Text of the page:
Chances are, viewers' reaction to the two-part miniseries Keep Your Head Up, Kid: The Don Cherry Story will be a lot like Canadians' very mixed feelings about the fellow whose name appears in the title.
Love it, or hate it.
It's a safe bet that puck-proud Canucks who are inclined to give a big thumbs-up to Cherry's every Coach's Corner utterance will call Keep Your Head Up a big winner; adherents to the old-fashioned, rock-'em-sock-em school of hockey thought and folks who believe the success or failure of a sports movie depends on the authenticity and detail of its game-action sequences will also like what they see.
But viewers in search of a deeply detailed biography or a sentimental love story might find The Don Cherry Story to be something of a shorthanded effort.
Keep Your Head Up: The Don Cherry Story, which airs Sunday and Monday at 8 p.m. on CBC, is sure to attract a capacity crowd of local interest since it was filmed here -- in Winnipeg, Selkirk and Brandon -- last year and is filled with opportunities for viewers to shout out the names of familiar places and faces.
Beyond that, The Don Cherry Story is a well-appointed and reasonably engaging period piece that takes a pleasantly pugnacious trip through time to examine the events that shaped the personality of Canada's most cantankerous sports-TV commentator.
The miniseries, which stars Jared Keeso in the title role and Sarah Manninen as Cherry's beloved wife, Rose, was written and produced by the former coach's son, Tim. The familial connection might lead one to expect a praise-puffed tribute to a father by his son, but to his credit, the younger Cherry has created a more grounded drama in which the hero exhibits quite a bit of less-than-heroic behaviour.
Keep Your Head Up, Kid finds Cherry as a young hockey prospect whose boyhood prayers are about to be answered -- he's a highly touted prospect in the Boston Bruins organization, and his rookie-camp performance has the big team's coaches interested in him as part of their defence corps.
But Cherry, ever the do-it-my-own-way kind of guy, ignores a warning to stay away from summer baseball and suffers an injury on the diamond that ruins his tryout for the following NHL season and places him firmly in the Bruins' brass's bad books.
And so begins Cherry's existence as a career minor-leaguer, bouncing from Hershey to Springfield to Trois Rivieres to Rochester, with several other stops in between. Along the way, he meets and eventually marries the love of his life, Rose, who keeps house and raises kids while doting on Don as he evolves from often-surly hockey player to always-surly construction worker/car salesman to often-surly hockey coach.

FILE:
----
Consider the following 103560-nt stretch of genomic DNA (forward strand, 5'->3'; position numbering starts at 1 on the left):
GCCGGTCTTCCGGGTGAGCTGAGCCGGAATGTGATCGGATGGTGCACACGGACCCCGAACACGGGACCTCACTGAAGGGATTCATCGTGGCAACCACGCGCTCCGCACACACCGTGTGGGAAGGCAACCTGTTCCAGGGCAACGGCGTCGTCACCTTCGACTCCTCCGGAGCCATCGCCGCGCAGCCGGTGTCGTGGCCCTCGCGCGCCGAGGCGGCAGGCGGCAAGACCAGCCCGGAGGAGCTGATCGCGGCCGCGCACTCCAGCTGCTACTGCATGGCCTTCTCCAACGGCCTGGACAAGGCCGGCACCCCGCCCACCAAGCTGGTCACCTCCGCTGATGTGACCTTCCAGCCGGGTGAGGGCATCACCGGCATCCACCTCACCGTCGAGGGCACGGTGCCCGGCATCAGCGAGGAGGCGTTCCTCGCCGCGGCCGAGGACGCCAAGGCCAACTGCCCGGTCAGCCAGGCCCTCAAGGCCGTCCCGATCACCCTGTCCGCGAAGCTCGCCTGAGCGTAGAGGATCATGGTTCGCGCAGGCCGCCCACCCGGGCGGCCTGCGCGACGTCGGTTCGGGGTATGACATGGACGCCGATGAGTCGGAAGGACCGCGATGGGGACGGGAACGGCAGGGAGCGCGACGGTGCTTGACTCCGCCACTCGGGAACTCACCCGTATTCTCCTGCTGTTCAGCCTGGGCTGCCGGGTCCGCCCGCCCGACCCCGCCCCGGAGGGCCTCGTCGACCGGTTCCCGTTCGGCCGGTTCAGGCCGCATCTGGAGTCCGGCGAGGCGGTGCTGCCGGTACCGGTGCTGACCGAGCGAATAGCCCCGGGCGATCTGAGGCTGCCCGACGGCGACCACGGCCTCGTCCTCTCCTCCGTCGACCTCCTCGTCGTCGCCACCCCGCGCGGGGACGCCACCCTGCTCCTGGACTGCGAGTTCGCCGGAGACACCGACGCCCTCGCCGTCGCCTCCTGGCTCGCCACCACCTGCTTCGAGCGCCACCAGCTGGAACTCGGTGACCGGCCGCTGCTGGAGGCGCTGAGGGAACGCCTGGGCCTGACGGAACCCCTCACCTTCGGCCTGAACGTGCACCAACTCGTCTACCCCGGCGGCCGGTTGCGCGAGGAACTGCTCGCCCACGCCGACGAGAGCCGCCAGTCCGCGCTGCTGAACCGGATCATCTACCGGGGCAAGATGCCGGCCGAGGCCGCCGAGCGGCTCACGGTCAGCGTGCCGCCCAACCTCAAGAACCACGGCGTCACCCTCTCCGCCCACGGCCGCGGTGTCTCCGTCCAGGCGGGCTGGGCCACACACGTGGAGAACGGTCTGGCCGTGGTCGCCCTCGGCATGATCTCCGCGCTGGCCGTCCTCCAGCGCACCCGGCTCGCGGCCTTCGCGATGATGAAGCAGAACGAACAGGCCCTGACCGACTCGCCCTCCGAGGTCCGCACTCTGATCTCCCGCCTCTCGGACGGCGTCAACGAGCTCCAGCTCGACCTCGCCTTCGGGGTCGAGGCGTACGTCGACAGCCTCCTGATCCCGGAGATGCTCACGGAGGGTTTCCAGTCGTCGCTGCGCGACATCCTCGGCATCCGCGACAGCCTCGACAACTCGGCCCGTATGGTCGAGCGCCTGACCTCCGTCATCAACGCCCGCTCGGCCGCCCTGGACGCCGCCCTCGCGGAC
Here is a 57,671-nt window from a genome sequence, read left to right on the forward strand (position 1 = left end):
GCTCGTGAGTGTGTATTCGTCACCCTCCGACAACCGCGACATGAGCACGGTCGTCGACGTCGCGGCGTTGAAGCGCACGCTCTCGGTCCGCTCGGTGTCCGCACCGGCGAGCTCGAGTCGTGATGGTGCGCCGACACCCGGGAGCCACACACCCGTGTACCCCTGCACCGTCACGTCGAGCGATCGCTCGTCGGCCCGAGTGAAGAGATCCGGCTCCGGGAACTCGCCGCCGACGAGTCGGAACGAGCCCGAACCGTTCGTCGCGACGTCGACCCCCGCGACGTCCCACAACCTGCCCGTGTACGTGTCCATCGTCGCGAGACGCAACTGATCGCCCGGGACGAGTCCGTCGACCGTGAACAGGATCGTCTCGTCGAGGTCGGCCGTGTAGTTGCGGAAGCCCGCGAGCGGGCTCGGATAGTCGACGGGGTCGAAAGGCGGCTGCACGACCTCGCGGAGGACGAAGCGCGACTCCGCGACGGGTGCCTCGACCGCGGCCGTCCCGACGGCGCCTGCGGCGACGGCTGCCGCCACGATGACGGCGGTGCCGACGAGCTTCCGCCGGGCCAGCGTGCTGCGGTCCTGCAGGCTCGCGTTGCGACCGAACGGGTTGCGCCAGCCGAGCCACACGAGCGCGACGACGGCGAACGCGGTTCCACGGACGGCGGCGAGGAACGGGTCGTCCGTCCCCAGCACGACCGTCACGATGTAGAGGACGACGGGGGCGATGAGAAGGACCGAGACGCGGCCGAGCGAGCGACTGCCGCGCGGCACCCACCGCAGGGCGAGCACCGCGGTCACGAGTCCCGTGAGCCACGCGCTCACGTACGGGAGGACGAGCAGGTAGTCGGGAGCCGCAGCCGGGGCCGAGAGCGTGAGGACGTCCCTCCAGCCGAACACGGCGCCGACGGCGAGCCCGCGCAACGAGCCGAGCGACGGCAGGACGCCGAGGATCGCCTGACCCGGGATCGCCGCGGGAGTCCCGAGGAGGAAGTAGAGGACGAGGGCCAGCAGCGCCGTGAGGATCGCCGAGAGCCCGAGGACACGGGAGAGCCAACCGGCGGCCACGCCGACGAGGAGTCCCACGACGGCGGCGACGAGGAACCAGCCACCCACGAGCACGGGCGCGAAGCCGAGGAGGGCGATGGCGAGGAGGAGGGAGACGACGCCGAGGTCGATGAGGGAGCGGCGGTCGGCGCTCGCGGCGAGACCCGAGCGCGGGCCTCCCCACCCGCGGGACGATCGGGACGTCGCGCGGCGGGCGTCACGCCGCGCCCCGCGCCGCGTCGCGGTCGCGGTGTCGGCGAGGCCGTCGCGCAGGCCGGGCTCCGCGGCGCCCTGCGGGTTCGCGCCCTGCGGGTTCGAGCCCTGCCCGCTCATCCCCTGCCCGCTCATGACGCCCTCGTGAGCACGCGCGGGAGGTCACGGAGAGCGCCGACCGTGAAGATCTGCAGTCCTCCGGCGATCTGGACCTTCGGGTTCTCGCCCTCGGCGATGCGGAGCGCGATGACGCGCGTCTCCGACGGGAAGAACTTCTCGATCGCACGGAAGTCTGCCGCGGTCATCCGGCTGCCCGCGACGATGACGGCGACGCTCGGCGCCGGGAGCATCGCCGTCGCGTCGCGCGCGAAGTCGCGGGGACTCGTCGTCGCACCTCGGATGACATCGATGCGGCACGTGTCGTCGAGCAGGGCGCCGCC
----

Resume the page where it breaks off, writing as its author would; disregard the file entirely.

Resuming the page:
Part 1 of Keep Your Head Up, Kid focuses mainly on Cherry's playing career; Monday's conclusion deals with his transition to coaching, his success with the minor-league Rochester Americans (where he's named AHL coach of the year), and his ascension to his dream job as the NHL Bruins' head coach.
The rest -- including dapper Don's behind-the-bench antics, the career-defining Game 7 loss to Montreal in the 1979 Stanley Cup semifinal, and Cherry's unexpected transition from coach to broadcaster -- is history; the series ends just as his second career as a TV personality is about to begin.
Keeso does a creditable job of portraying Cherry through roughly three tumultuous decades, from fresh-faced rookie to flashy-dressing, comb-over-inclined coach. There isn't a whole lot of variety in his character's moods and behaviour, but Keeso makes Grapes quite palatable, even if his voiced-over imitation of Cherry's clipped diction does begin to grate after a while.
Manninen has even less to do, in terms of Rose's emotional arc within the series, but she's a luminous presence and a fitting counterpoint to Keeso's cranky version of Cherry.
The supporting cast is able, but it should be said that much of the credit for the success of The Don Cherry Story belongs to the scores of local non-actors who filled background roles -- particularly the dozens of hockey types who populate the game sequences, which are effectively executed and set a foundation of credibility that carries the rest of the narrative.
As Grapes himself might say, they're good Canadian kids. Gotta love 'em.